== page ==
Yet, while we spend all of this time and effort on our external conditions, what do we do for our mind? Nobody has ever taught us how to cleanse our mind! And our mind is much more important and complicated than our body. It is the ultimate driver of our happiness.
We all know that when we are angry, that feeling lasts for a while. It causes us to be irritable and more reactive. Sometimes we get upset because we misunderstand what someone else has said or done because of the mood we are in, not because of the actual situation. Then we feel regret.
Not only is a negative state of mind problematic in the moment -- even after it disappears -- it leaves a kind of soot behind in our mind. And most of us have not been taught us how to clean up this mess. So the accumulation of soot is thick!
The practice of mindfulness has been around for thousands of years, but over the past 30 years more than 1,800 scientific studies have analyzed the impact of training the mind. The results are amazing. Mindfulness, when practiced properly, can have a dramatic beneficial effect on our physical and mental wellbeing. It can actually change the way our brain functions. People who practice mindfulness can process information more quickly. They can better control their emotions and recover from setbacks more quickly and effectively. People with chronic pain have found relief in practicing mindfulness. Mindfulness also enhances mental focus that leads to higher performance.
Professional sports teams including the Chicago Bulls, the Los Angeles Lakers and the Seattle Seahawks consider mindfulness a contributing factor to their world class success. The U. S. Military is adopting mindfulness to improve decision making under fire, to reduce stress and to help veterans cope with PTSD.
Mindfulness is a quality of mind that we all possess. When it is developed through practice, this quality becomes stronger and more dominant. The benefits that this brings are nothing short of extraordinary. One of these benefits is that it cleanses the mind of the negative thoughts that cause stress and anxiety and that generally detract from our happiness and well-being.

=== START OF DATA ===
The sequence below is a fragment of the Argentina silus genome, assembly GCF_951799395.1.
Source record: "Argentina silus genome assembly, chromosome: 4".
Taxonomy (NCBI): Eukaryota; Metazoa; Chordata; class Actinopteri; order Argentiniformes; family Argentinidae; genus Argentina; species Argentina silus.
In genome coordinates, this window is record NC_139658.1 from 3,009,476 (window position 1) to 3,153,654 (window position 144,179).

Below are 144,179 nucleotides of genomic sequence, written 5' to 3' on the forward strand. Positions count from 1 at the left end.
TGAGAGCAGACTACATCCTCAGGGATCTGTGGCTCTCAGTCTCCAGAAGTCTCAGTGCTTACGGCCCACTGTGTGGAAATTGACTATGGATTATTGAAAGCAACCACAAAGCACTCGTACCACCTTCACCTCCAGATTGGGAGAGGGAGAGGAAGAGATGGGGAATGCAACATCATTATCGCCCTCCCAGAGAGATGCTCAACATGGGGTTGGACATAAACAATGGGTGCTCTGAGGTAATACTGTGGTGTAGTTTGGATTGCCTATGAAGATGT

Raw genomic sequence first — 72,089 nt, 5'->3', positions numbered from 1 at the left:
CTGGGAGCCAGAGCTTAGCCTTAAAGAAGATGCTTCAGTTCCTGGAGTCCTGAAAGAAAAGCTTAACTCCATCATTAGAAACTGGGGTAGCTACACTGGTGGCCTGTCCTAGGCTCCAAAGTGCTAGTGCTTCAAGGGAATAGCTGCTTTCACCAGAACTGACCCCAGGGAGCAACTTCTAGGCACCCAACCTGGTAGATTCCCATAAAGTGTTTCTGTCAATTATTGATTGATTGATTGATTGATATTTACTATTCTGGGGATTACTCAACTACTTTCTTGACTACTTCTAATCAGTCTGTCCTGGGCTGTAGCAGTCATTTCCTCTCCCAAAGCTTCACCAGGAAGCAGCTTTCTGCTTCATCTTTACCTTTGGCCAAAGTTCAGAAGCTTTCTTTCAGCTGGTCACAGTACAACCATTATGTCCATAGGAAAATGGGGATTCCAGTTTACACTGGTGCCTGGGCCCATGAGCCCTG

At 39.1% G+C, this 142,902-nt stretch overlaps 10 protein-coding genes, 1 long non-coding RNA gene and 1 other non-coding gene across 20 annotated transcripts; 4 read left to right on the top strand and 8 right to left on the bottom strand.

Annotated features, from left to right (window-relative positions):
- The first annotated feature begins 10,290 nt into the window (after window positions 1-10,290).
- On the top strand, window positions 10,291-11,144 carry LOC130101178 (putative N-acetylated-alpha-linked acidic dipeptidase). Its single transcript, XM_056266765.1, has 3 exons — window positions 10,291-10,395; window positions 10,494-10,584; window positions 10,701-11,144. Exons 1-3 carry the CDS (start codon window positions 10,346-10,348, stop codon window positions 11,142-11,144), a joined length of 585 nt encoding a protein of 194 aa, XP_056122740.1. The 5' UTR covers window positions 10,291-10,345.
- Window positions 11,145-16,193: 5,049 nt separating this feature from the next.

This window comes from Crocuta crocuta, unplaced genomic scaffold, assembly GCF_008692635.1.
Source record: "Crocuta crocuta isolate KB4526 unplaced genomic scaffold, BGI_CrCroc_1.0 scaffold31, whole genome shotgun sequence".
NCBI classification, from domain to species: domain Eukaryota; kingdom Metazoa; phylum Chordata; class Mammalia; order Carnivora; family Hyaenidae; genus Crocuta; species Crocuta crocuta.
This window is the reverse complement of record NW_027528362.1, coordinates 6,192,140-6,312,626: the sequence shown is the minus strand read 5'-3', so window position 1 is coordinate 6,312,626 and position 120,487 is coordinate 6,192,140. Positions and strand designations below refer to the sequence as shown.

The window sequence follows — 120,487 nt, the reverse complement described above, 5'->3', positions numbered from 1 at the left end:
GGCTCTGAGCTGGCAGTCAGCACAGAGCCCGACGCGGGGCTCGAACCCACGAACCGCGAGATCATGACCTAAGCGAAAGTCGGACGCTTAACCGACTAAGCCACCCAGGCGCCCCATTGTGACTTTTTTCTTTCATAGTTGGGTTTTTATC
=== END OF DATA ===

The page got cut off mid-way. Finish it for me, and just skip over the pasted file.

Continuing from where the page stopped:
So, purify your mind through mindfulness, and you will benefit in a multitude of ways.
When cultivated, mindfulness brings about positive transformation in both our mind and our body.
In the Pali texts, mindfulness is defined as follows: Mindfulness is a mental factor.
Mindfulness has the characteristic of not wobbling. It supports our attention in being firmly established, plunging into the object of observation and not being superficial.
The Function of mindfulness is the absence of confusion, or non – forgetfulness. It helps us to keep the object of our attention in “view”. Just as a soccer play never loses sight of the ball, and knows where it is, the mindful meditator, never loses sight of the object of mindfulness.
Once we are able to cultivate mindfulness, we will come to know its ability to 1) direct the mind, face-to-face with the object of attention, and 2) to protect the mind. Once our attention is focused and paying attention, there will be no room for negative states of mind, fears, worries, anxieties or any of the other qualities that agitate the mind and bring unhappiness.
The nearest cause for mindfulness to arise in our mind is strong perception and the four foundations of mindfulness.
For us to arouse mindfulness, first we need strong and clear perception. As much as we can perceive things clearly, our mindfulness will be strong and steadfast.
The two functions of perception are the recording and the recognition of formations ( in our mind) , irrespective of their positive or negative nature. That is just like a CD can record music, without judging it, perception can notice our experience without judgment.
So how do we develop this quality of perception? We make mental labels or notes of the objects that we are paying attention to. This way, we will be able to circumvent judgment, which we have a habit of engaging in, and just record and observe as things happen.
Another important support of Mindfulness is mindfulness itself. In fact, the development of Mindfulness is the result of the momentum of mindfulness…one moment of mindfulness can help causes the next to arise.